Learn more about North Carolina nurses in their own words. There are oral history collections in archives and libraries across the state. Follow the links to discover oral history interviews with North Carolina nurses. Most of these interviews have audio recordings or transcripts available online.
Institutional Oral History Collections
Many institutions gather and catalog interviews and oral histories to help provide historical context and give voice to people and populations whose experiences would not typically be recorded in traditional records. Here are some selections from various collections across North Carolina institutions.
|Oral History Collection||Institution|
|HIS 5579 Project, 2010||
Appalachian State University
|Behind the Veil Collection||
|DUMCA Oral History Collection||
Duke University Medical Center Archives
|Sarah Wahab Moore Oral History Interview||
East Carolina University Joyner Library
|Oral Histories of Public Health Nurses (2010)||
NC Public Health Association
|Southern Highlands Oral History Collection||
|Voices of Asheville Project||
|Jane Abernethy Plyler Papers, 1979-1980||
UNC Chapel Hill
|Southern Historical Collection||
UNC Chapel Hill
|Southern Oral History Program||
UNC Chapel Hill
|Voices of the New South||
|Women Veterans Historical Project||
Selections from the Internet Archive
- Margaret Baggett Dolan, 1964 - This recording contains Margaret Dolan's commencement speech to the graduates of the East Carolina College of Nursing. She is speaking on love, generosity and the role of nurturing in nursing. May 1964.
- Lula Owl Gloyne, 1982 - Partial recording of an interview with Lula Owl Gloyne. The portion of Owl Gloyne's story that is available is fascinating. She discusses her training, her nursing exam, and the differences between her education and the ways in which nurses are trained now. She describes her early work in South Dakota: the health problems faced by her patients, her interactions with practitioners of traditional medicine, the language barrier between herself and her patients, local customs, and the scarcity of doctors in the area. She discusses her marriage, which she kept secret for some time so that she could continue working. Owl Gloyne recounts her return to the Qualla Boundary and discusses the health problems and health care on the reservation over the course of her time there. She talks about the opening of the first hospital in Cherokee, her experience delivering babies and providing patient screenings, and the advantages and disadvantages of traditional cooking. She also discusses the travel challenges, from learning to ride a horse to fording streams in her car, that she encountered in her public health career. Owl Gloyne was relatively isolated from other health care providers many times during her career, and she discusses the independence and the responsibility that these circumstances gave her.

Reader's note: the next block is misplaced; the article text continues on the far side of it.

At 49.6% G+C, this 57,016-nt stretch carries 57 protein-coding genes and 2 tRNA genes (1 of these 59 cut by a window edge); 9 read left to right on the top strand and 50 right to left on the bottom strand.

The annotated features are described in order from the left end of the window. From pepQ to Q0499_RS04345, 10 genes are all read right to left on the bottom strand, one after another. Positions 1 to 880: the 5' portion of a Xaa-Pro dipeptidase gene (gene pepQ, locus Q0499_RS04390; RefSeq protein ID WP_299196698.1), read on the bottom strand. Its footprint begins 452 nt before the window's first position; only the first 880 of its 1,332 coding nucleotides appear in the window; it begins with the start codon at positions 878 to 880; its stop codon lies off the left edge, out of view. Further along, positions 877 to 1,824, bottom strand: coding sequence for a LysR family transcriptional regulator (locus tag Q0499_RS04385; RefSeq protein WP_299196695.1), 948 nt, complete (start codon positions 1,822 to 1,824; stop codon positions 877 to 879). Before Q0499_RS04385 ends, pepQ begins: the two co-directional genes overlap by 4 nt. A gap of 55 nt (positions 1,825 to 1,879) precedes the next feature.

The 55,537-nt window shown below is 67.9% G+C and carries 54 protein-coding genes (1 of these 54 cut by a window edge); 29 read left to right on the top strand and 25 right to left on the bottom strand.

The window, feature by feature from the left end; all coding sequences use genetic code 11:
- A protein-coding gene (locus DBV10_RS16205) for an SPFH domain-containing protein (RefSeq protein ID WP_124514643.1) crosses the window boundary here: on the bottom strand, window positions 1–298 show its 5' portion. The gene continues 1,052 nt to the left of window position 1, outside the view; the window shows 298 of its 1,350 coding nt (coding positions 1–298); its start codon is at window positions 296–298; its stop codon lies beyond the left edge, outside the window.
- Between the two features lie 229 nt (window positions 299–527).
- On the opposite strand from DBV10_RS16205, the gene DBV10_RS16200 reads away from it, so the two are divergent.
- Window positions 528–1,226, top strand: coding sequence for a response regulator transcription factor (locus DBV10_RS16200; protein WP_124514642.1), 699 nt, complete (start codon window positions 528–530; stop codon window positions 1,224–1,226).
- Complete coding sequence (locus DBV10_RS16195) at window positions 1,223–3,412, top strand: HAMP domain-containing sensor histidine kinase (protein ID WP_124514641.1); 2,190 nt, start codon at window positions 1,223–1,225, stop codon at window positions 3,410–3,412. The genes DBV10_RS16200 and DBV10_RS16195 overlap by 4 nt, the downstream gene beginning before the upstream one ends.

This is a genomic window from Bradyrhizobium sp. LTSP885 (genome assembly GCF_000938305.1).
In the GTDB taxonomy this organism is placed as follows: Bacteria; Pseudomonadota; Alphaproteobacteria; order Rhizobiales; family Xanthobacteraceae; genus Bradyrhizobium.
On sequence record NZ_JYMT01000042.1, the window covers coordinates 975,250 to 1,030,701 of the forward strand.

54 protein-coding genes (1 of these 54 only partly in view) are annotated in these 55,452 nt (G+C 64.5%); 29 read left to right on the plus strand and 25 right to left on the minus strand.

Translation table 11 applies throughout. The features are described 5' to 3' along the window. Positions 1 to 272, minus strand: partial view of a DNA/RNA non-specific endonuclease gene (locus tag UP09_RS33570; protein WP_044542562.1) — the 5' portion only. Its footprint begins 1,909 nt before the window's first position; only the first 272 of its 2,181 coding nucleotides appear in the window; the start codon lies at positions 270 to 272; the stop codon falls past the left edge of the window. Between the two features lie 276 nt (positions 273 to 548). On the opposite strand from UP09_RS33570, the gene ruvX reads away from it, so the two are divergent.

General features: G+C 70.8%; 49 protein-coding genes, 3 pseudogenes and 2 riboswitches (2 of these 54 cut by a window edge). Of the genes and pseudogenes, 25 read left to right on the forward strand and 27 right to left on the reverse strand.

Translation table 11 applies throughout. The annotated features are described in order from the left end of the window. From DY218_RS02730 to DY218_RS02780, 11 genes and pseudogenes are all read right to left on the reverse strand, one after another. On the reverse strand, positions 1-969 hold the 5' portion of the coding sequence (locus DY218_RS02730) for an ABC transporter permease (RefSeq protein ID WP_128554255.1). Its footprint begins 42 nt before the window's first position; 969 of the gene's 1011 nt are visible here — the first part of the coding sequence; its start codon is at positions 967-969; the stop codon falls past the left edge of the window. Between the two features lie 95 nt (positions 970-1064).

- North Carolina Nurses - Collection of responses from North Carolina Nurses made during interviews conducted during the annual meeting of the North Carolina Public Health Association, October 28, 2010.
- The Thinking Nurse - Video in celebration of Duke University School of Nursing 75 Years.
- Betty Compton Interview - Interview conducted 2013. She was in the first class of Nurse Practitioners in NC 1970-1971. Transcript (pdf).
- Lisa Goldstein Interview - Interview conducted March 4, 2013 with an Appalachian lay and then Certified Nurse Midwife. An honors thesis project by Annemarie Anglim on Lisa Goldstein's life and work and much of thier interview transcription can be found in Anglim's thesis Midwifery in the Mountains: Lisa Goldstein's Care of Appalachian Women and Their Families in Western North Carolina (pdf).